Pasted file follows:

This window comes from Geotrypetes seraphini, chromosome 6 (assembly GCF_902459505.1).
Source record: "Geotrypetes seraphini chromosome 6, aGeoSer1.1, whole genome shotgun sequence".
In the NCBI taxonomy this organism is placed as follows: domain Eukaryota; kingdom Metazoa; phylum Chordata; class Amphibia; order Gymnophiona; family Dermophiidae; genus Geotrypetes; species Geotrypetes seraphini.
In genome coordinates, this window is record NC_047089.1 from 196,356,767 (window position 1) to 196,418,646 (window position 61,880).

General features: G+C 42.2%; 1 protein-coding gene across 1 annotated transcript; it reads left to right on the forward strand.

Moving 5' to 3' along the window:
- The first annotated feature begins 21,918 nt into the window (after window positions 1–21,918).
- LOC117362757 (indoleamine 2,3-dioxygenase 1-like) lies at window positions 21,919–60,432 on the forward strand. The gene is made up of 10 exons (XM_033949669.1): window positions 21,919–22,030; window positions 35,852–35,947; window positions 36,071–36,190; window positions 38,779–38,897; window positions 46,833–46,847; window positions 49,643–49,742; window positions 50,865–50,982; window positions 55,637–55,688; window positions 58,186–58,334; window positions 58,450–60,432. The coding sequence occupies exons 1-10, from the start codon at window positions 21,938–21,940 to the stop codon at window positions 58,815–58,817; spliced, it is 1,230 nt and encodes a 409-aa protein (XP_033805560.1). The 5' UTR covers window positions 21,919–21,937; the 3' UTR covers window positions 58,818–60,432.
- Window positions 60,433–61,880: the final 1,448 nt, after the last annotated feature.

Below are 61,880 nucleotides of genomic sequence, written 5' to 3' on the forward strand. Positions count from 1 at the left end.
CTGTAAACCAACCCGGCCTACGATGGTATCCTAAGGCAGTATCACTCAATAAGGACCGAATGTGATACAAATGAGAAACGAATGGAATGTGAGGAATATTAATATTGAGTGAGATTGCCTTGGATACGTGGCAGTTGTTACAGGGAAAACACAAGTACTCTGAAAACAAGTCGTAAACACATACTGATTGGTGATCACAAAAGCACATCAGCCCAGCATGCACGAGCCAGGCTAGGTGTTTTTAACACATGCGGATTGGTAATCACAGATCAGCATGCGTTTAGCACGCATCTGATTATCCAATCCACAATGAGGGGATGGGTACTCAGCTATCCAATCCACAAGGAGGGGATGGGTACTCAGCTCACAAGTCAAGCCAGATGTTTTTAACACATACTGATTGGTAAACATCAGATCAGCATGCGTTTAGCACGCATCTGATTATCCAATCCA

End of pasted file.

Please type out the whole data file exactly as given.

This window comes from Geotrypetes seraphini, chromosome 6 (assembly GCF_902459505.1).
Source record: "Geotrypetes seraphini chromosome 6, aGeoSer1.1, whole genome shotgun sequence".
In the NCBI taxonomy this organism is placed as follows: domain Eukaryota; kingdom Metazoa; phylum Chordata; class Amphibia; order Gymnophiona; family Dermophiidae; genus Geotrypetes; species Geotrypetes seraphini.
In genome coordinates, this window is record NC_047089.1 from 196,356,767 (window position 1) to 196,418,646 (window position 61,880).

General features: G+C 42.2%; 1 protein-coding gene across 1 annotated transcript; it reads left to right on the forward strand.

Moving 5' to 3' along the window:
- The first annotated feature begins 21,918 nt into the window (after window positions 1–21,918).
- LOC117362757 (indoleamine 2,3-dioxygenase 1-like) lies at window positions 21,919–60,432 on the forward strand. The gene is made up of 10 exons (XM_033949669.1): window positions 21,919–22,030; window positions 35,852–35,947; window positions 36,071–36,190; window positions 38,779–38,897; window positions 46,833–46,847; window positions 49,643–49,742; window positions 50,865–50,982; window positions 55,637–55,688; window positions 58,186–58,334; window positions 58,450–60,432. The coding sequence occupies exons 1-10, from the start codon at window positions 21,938–21,940 to the stop codon at window positions 58,815–58,817; spliced, it is 1,230 nt and encodes a 409-aa protein (XP_033805560.1). The 5' UTR covers window positions 21,919–21,937; the 3' UTR covers window positions 58,818–60,432.
- Window positions 60,433–61,880: the final 1,448 nt, after the last annotated feature.

Below are 61,880 nucleotides of genomic sequence, written 5' to 3' on the forward strand. Positions count from 1 at the left end.
CTGTAAACCAACCCGGCCTACGATGGTATCCTAAGGCAGTATCACTCAATAAGGACCGAATGTGATACAAATGAGAAACGAATGGAATGTGAGGAATATTAATATTGAGTGAGATTGCCTTGGATACGTGGCAGTTGTTACAGGGAAAACACAAGTACTCTGAAAACAAGTCGTAAACACATACTGATTGGTGATCACAAAAGCACATCAGCCCAGCATGCACGAGCCAGGCTAGGTGTTTTTAACACATGCGGATTGGTAATCACAGATCAGCATGCGTTTAGCACGCATCTGATTATCCAATCCACAATGAGGGGATGGGTACTCAGCTATCCAATCCACAAGGAGGGGATGGGTACTCAGCTCACAAGTCAAGCCAGATGTTTTTAACACATACTGATTGGTAAACATCAGATCAGCATGCGTTTAGCACGCATCTGATTATCCAATCCA